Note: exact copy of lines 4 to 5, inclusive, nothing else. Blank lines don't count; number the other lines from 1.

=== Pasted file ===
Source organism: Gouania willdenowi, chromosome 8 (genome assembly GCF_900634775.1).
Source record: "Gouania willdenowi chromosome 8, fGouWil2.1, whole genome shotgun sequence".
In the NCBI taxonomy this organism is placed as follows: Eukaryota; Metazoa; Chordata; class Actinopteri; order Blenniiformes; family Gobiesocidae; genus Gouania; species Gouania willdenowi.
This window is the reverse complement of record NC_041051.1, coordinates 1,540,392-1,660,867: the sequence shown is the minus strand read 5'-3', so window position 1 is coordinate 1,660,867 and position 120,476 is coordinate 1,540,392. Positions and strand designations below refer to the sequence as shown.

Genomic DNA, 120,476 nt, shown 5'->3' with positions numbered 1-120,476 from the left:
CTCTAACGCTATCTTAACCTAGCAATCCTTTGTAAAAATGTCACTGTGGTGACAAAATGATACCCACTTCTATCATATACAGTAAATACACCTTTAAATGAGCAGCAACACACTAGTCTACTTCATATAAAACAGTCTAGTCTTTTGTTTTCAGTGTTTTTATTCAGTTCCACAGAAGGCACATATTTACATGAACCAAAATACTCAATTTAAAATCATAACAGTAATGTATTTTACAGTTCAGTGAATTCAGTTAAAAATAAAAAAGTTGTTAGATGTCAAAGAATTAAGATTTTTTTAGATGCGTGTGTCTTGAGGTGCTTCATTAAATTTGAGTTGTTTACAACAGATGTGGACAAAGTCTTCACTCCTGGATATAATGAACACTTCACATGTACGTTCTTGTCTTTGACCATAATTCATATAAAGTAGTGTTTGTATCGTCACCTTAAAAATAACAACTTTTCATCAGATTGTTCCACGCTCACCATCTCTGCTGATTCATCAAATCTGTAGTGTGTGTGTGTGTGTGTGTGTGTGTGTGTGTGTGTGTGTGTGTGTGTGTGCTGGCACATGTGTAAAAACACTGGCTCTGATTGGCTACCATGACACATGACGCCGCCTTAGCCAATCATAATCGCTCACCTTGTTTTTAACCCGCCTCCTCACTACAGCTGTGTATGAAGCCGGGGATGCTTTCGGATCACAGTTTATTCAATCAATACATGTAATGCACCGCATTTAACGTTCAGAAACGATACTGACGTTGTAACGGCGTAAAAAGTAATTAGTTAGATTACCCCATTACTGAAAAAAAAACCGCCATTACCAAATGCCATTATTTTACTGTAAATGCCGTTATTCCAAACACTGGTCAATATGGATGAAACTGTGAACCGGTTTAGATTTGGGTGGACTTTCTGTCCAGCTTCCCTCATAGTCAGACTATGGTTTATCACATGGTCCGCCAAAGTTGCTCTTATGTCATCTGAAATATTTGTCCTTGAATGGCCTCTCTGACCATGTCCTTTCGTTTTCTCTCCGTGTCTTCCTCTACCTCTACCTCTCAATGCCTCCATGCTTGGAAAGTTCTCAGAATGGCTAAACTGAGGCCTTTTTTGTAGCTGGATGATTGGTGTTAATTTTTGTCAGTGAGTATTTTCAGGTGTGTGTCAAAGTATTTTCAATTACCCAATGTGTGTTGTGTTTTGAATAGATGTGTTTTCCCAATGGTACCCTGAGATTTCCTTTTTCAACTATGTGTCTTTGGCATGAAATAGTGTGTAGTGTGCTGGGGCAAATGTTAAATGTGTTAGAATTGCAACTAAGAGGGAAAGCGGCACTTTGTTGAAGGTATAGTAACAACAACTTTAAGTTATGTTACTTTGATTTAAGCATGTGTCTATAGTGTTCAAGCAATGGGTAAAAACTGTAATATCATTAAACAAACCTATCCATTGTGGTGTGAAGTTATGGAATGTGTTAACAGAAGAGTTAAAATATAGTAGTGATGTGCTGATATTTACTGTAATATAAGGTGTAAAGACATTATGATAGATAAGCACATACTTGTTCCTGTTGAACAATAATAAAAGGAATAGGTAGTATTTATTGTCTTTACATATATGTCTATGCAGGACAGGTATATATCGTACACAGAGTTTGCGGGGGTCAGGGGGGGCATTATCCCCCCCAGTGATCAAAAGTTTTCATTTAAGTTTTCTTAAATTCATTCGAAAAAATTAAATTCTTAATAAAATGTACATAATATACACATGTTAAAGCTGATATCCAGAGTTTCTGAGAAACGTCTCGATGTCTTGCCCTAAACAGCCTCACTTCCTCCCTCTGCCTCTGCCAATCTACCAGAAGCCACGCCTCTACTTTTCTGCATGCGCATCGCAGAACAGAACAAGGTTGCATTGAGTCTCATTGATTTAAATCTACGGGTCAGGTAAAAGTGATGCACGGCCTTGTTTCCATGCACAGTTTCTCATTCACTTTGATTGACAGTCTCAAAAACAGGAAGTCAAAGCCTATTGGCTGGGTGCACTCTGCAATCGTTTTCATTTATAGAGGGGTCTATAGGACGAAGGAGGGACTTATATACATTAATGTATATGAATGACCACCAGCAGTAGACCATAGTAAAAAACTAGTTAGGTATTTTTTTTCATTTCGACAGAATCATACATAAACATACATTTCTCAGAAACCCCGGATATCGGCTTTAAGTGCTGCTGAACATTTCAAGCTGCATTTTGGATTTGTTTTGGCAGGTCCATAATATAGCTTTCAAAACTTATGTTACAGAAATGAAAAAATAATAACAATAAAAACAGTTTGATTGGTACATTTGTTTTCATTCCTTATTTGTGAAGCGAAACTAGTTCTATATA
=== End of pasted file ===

This window is the reverse complement of record NC_041051.1, coordinates 1,540,392-1,660,867: the sequence shown is the minus strand read 5'-3', so window position 1 is coordinate 1,660,867 and position 120,476 is coordinate 1,540,392. Positions and strand designations below refer to the sequence as shown.

Genomic DNA, 120,476 nt, shown 5'->3' with positions numbered 1-120,476 from the left: